5 Tips that Help Air Conditioners Use Less Energy so You Pay Lower Utility Bills

Published on: July 31, 2012

Heating, ventilation and air conditioning (HVAC) systems account for more than half of total energy use in many homes and businesses. Air conditioning is responsible for almost 20% of the total bill, on average, and that percentage is much higher in warmer climates and during unusually hot summers.

Many of our clients are telling us that their air conditioning is costing them a fortune. They want to know how they can reduce costs while maintaining a comfortable indoor environment.

The following are some of the tips we’re passing on, roughly in order from the cheapest and easiest solutions to the most costly and disruptive changes. While the two items at the bottom of the list, replacing the air conditioning equipment and upgrading the building envelope, are expensive, they can also make dramatic and long lasting improvements to HVAC system efficiency.


1. Schedule regular air conditioning maintenance

Regular air conditioning maintenance can make a huge difference in the efficiency of your existing HVAC system. The simplest and most important air conditioning maintenance task is regularly changing or cleaning the system’s air filters. Check your equipment manual for the recommended frequency. Stick to your schedule, or hire an HVAC contractor to do it for you.

An air conditioner with dirty filters will be running with too much resistance. It will have to work harder to produce the amount of cooling you need. Not only will that increase costs, it will decrease your air conditioning system’s life expectancy.

Annual professional servicing is also important for proper air conditioning maintenance. In order for your system to run at its maximum efficiency, it needs to be kept clean and tuned up.


2. Insulate your pipes and ducts

Your air conditioning system may be absorbing heat through poorly insulted or uninsulated pipes and ducts. If your ducts or split system refrigerant pipes are routed through unconditioned spaces like attics, basements and rooftops, then you can lose a fortune in cooling if they aren’t well and fully insulated and sealed.


3. Limit your use of air conditioning

There are quite a few ways to reduce air conditioning usage.

You can turn down the thermostat by a couple of degrees. You probably won’t notice the difference until you see your electricity bill.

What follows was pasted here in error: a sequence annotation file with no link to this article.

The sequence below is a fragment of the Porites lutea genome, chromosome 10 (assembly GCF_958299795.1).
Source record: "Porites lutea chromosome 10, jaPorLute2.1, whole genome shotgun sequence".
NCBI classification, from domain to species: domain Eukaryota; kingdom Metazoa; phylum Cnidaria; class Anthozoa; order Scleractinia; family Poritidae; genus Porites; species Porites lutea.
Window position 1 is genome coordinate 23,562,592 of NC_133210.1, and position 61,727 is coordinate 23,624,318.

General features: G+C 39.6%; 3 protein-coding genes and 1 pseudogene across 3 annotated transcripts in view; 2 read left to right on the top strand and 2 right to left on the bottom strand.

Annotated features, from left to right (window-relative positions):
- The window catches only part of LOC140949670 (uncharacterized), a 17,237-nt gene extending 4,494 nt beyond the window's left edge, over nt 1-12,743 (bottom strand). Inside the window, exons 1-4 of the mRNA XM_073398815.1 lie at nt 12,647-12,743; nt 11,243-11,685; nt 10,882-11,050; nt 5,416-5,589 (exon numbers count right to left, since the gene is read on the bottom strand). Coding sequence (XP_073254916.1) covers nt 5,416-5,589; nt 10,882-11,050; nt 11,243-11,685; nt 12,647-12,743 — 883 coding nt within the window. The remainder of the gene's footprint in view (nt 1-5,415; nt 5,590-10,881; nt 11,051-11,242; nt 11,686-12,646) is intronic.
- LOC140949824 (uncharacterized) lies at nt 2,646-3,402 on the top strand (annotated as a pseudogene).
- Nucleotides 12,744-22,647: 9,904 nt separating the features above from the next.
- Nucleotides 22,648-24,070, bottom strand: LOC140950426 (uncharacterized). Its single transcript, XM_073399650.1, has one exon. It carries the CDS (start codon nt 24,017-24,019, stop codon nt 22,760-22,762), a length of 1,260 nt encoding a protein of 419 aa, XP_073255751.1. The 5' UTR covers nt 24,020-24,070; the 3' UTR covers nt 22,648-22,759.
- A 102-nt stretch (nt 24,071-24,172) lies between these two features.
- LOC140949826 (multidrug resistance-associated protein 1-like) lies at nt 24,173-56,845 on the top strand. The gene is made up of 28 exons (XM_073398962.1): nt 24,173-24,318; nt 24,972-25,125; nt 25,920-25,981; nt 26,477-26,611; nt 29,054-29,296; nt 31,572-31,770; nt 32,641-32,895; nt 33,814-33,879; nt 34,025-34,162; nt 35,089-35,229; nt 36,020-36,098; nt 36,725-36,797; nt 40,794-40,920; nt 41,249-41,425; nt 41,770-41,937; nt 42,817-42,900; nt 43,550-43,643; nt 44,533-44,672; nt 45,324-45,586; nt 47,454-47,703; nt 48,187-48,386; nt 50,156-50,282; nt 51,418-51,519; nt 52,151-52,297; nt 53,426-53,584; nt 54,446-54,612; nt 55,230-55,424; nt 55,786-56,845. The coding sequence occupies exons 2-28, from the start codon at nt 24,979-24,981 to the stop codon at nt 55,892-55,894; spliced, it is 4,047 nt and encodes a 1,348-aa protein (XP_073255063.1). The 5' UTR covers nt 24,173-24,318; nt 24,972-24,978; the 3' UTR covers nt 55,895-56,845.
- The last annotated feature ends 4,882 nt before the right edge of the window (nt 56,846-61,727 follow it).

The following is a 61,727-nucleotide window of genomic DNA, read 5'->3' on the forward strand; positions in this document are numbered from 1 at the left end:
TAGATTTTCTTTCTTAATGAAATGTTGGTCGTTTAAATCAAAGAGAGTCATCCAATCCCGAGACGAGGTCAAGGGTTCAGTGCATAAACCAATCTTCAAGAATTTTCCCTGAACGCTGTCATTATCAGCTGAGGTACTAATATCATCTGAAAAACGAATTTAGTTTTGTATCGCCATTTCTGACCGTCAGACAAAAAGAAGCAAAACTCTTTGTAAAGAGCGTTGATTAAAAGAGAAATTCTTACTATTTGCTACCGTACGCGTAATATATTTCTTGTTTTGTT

You can add ceiling fans to assist the air conditioner. They use electricity, too, but the ceiling fans will save you much more money on air conditioning than they cost to run, especially if your air conditioning ducts are above knee height.
You can limit when the air conditioning system runs. This can be done using a timer.
You can limit the areas where the air conditioning is kept running. This can be done using a zone system. For example, air conditioning can be limited to the bedrooms at night and to the public areas of the house during the day.


4. Upgrade your system

Because of ever increasing state and federal standards for HVAC system efficiency, air conditioning manufacturers have been designing more efficient products almost every year. While the legal minimum efficiency has been increasing, so has the even higher level of performance required for an Energy Star rating. If your air conditioning system is ten years old or more, it may be cost effective for you to replace it with a new system, and you’ll probably want to take it to the next level with an Energy Star product.


5. Improve your building envelope

It costs you a lot of money to cool the air in your building. If your building is taking in too much heat from the outside, then you’re paying for more air conditioning than you need to. Building envelope improvements can be as simple as draft proofing or as complex as a wall insulation upgrade. Start by sealing the leaks that let cool air escape. These can often be found at windows, doors and mechanical penetrations. If your windows are single glazed, then you’ll want to consider replacing them with high quality, expertly installed double glazed units. Finally, you may want to consider upgrading the insulation in your walls, roof or attic.


Improving the efficiency of your air conditioning through upgrading your HVAC system, adding insulation to your home or building, cutting down on usage, insulating your ducts and pipes, and scheduling regular air conditioning maintenance can save you a surprising amount of money. For more specific advice on the most cost effective strategies for your home or business, speak to an HVAC systems expert.